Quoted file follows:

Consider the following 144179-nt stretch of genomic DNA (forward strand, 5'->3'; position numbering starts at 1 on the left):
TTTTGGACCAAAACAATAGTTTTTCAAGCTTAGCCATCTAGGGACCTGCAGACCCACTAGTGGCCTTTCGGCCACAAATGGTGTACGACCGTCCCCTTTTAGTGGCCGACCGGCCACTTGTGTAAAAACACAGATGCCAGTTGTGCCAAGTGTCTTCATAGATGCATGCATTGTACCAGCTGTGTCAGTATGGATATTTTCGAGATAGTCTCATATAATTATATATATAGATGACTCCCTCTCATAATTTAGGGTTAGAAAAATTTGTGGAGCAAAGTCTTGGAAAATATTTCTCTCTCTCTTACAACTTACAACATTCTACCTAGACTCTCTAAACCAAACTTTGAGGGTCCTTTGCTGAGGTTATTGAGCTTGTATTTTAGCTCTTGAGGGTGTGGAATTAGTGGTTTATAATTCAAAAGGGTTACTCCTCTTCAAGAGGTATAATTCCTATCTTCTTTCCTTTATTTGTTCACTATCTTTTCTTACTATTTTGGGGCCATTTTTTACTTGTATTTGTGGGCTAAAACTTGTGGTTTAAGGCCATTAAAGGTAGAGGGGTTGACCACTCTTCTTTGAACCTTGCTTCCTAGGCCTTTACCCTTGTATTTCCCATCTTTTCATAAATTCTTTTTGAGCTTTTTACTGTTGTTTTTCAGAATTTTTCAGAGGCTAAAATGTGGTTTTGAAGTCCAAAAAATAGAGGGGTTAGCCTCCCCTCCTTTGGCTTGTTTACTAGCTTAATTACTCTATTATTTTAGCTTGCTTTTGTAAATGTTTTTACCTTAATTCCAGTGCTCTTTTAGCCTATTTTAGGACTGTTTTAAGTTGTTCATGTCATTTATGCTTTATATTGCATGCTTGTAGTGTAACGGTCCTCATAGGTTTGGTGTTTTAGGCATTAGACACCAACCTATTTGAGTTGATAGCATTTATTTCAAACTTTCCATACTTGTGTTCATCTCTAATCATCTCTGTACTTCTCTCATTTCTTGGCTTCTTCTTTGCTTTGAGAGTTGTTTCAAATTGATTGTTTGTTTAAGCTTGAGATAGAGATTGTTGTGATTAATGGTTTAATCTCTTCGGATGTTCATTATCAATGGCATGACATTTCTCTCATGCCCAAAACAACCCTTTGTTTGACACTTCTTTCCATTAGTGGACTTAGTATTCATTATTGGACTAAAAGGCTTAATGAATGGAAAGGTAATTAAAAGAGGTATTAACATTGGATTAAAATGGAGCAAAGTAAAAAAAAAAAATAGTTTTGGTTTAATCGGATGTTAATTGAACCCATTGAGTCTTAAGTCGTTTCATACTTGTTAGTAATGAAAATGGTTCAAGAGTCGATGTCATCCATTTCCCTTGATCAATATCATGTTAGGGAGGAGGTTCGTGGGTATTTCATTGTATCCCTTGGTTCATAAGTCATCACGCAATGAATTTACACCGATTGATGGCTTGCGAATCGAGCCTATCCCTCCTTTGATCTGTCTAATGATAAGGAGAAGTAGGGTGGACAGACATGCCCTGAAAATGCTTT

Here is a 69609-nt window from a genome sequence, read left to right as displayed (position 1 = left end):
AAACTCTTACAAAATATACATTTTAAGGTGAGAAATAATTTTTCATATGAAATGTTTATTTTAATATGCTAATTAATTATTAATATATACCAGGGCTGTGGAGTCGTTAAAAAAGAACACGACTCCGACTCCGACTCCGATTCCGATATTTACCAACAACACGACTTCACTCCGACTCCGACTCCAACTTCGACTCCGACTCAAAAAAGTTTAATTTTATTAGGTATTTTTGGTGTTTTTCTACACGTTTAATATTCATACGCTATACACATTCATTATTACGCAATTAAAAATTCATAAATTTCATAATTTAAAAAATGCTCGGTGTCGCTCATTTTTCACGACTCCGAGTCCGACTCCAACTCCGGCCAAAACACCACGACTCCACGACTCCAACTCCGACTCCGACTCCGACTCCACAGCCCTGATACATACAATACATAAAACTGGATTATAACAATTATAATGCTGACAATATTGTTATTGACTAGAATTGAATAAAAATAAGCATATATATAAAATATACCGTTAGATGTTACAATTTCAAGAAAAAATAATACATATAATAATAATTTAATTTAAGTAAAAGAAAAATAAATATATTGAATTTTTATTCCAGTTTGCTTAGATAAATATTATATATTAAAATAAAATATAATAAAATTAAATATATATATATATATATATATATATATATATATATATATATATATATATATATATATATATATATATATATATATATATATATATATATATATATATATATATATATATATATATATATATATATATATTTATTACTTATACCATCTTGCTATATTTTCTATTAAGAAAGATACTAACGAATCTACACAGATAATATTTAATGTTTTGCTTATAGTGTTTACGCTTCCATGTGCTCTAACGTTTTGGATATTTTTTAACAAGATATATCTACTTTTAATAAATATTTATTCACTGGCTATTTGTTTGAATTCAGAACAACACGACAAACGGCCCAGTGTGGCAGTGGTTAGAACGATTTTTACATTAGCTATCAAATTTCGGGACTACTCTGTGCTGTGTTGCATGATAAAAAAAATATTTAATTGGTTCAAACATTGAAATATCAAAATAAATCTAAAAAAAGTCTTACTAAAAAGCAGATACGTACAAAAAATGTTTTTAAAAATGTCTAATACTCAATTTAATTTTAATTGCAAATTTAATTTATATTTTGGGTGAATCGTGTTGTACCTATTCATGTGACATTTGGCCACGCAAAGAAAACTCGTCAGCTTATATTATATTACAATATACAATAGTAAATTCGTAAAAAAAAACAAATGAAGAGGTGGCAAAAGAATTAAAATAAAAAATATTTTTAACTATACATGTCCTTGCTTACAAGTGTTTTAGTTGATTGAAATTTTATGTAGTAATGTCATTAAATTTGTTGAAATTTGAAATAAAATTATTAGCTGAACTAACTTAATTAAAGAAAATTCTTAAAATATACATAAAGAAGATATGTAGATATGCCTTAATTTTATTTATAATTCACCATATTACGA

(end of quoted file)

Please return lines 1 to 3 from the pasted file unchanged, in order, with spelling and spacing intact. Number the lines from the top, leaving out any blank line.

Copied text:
Consider the following 144179-nt stretch of genomic DNA (forward strand, 5'->3'; position numbering starts at 1 on the left):
TTTTGGACCAAAACAATAGTTTTTCAAGCTTAGCCATCTAGGGACCTGCAGACCCACTAGTGGCCTTTCGGCCACAAATGGTGTACGACCGTCCCCTTTTAGTGGCCGACCGGCCACTTGTGTAAAAACACAGATGCCAGTTGTGCCAAGTGTCTTCATAGATGCATGCATTGTACCAGCTGTGTCAGTATGGATATTTTCGAGATAGTCTCATATAATTATATATATAGATGACTCCCTCTCATAATTTAGGGTTAGAAAAATTTGTGGAGCAAAGTCTTGGAAAATATTTCTCTCTCTCTTACAACTTACAACATTCTACCTAGACTCTCTAAACCAAACTTTGAGGGTCCTTTGCTGAGGTTATTGAGCTTGTATTTTAGCTCTTGAGGGTGTGGAATTAGTGGTTTATAATTCAAAAGGGTTACTCCTCTTCAAGAGGTATAATTCCTATCTTCTTTCCTTTATTTGTTCACTATCTTTTCTTACTATTTTGGGGCCATTTTTTACTTGTATTTGTGGGCTAAAACTTGTGGTTTAAGGCCATTAAAGGTAGAGGGGTTGACCACTCTTCTTTGAACCTTGCTTCCTAGGCCTTTACCCTTGTATTTCCCATCTTTTCATAAATTCTTTTTGAGCTTTTTACTGTTGTTTTTCAGAATTTTTCAGAGGCTAAAATGTGGTTTTGAAGTCCAAAAAATAGAGGGGTTAGCCTCCCCTCCTTTGGCTTGTTTACTAGCTTAATTACTCTATTATTTTAGCTTGCTTTTGTAAATGTTTTTACCTTAATTCCAGTGCTCTTTTAGCCTATTTTAGGACTGTTTTAAGTTGTTCATGTCATTTATGCTTTATATTGCATGCTTGTAGTGTAACGGTCCTCATAGGTTTGGTGTTTTAGGCATTAGACACCAACCTATTTGAGTTGATAGCATTTATTTCAAACTTTCCATACTTGTGTTCATCTCTAATCATCTCTGTACTTCTCTCATTTCTTGGCTTCTTCTTTGCTTTGAGAGTTGTTTCAAATTGATTGTTTGTTTAAGCTTGAGATAGAGATTGTTGTGATTAATGGTTTAATCTCTTCGGATGTTCATTATCAATGGCATGACATTTCTCTCATGCCCAAAACAACCCTTTGTTTGACACTTCTTTCCATTAGTGGACTTAGTATTCATTATTGGACTAAAAGGCTTAATGAATGGAAAGGTAATTAAAAGAGGTATTAACATTGGATTAAAATGGAGCAAAGTAAAAAAAAAAAATAGTTTTGGTTTAATCGGATGTTAATTGAACCCATTGAGTCTTAAGTCGTTTCATACTTGTTAGTAATGAAAATGGTTCAAGAGTCGATGTCATCCATTTCCCTTGATCAATATCATGTTAGGGAGGAGGTTCGTGGGTATTTCATTGTATCCCTTGGTTCATAAGTCATCACGCAATGAATTTACACCGATTGATGGCTTGCGAATCGAGCCTATCCCTCCTTTGATCTGTCTAATGATAAGGAGAAGTAGGGTGGACAGACATGCCCTGAAAATGCTTT

Here is a 69609-nt window from a genome sequence, read left to right as displayed (position 1 = left end):